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Compact digital studios???

Discussion in 'Recording Gear and Equipment [BG]' started by Joe Nerve, Nov 5, 2000.


  1. Joe Nerve

    Joe Nerve Supporting Member

    Oct 7, 2000
    New York City
    Endorsing artist: Musicman basses, Hipshot products
    I'm considering buying a digital workstation. Does anyone know of a place on the internet where I could find user revues, or a forum (such as this) where I can ask lots of questions. I've got my eye on 2 right now - the Akai DPS16i and the Roland VS1880. I need 16 tracks and I also need to keep the price below $2500. Does anyone have any info or experience with either of the 2 studios mentioned, or suggestions for another?

    I'd appreciate any help.
     
  2. odie

    odie Supporting Member

    Go to the tascam site and they have boards up on all their recorders.
    I recommend the Tascam 788, Im leaning towards purchasing one of these for myself.

    Their site has people who can walk you thru using their recorders along as giving you a "their product VS. the competitors".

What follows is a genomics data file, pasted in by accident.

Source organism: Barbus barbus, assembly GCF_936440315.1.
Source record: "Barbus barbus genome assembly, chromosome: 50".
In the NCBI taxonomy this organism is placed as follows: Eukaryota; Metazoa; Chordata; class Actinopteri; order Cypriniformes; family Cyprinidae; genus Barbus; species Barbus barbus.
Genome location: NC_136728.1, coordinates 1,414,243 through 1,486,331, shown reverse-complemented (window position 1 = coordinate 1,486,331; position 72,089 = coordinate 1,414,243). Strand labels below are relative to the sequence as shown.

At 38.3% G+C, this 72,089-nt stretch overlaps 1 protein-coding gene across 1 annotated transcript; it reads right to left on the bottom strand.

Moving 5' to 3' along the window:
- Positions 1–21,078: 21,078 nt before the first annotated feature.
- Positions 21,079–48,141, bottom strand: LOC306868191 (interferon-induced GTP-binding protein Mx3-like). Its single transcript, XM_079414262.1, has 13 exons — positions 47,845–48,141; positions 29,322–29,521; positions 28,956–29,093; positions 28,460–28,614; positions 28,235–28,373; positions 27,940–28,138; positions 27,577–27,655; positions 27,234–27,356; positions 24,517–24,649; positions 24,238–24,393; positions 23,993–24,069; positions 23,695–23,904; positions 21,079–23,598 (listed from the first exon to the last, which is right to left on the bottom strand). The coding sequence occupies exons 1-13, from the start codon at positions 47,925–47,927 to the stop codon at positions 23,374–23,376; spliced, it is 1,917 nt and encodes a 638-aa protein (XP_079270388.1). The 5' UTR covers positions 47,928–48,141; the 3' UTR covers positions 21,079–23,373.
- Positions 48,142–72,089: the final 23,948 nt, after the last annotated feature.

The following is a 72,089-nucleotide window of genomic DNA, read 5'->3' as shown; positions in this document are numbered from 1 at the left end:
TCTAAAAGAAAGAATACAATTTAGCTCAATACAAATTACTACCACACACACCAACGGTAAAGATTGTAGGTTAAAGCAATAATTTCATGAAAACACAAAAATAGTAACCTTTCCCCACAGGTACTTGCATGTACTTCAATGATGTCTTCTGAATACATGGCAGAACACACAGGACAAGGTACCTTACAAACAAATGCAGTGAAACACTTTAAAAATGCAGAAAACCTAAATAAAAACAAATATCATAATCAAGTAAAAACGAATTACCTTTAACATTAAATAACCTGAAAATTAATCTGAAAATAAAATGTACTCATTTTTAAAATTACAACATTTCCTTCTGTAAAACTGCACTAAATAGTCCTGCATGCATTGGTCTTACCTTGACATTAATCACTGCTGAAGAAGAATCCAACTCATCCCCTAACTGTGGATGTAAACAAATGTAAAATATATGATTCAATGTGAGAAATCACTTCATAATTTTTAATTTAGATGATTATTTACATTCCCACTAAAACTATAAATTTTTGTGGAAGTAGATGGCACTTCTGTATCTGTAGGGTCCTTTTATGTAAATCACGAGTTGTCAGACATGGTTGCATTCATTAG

3. Player

    Player

    Dec 27, 1999
    USA Cincinnati, OH
    You might want to look at the Fostex VF-16 too. Not quite the features of the Roland, but about half the price. It's basically the VM200 digital mixer (w/ effects and eq) and a 16 (+8 virtual) track recorder.
     
  4. a freind of mine just picked up a korg d16
    cost him about 1200 dollars and the thing is real nice
    built in effects hard disk recording, you name it this thing seems to have it, short of making coffee and vacuming
     
  5. DaveB

    DaveB

    Mar 29, 2000
    Toronto Ontario
    Do you need 16 real tracks or do virtual tracks do the job ?
     
  6. Speedbird

    Speedbird Supporting Member

    Jul 10, 2000
    Northern Virginia
    For that kind of $ you could get one of those rack-mount interfaces that let you record unlimited tracks on your computer. I saw a nice one around $1K, that leaves you tons of $ for mics, cables, nice monitors, plug in software, even a crd. Green-day recorded their whole new cd this way. Think about it, thats what I would get. However, my buddy spent around $3.5K on a real nice Roland set-up & the results sound as good as any cd @ the stores.
     
  7. Hi,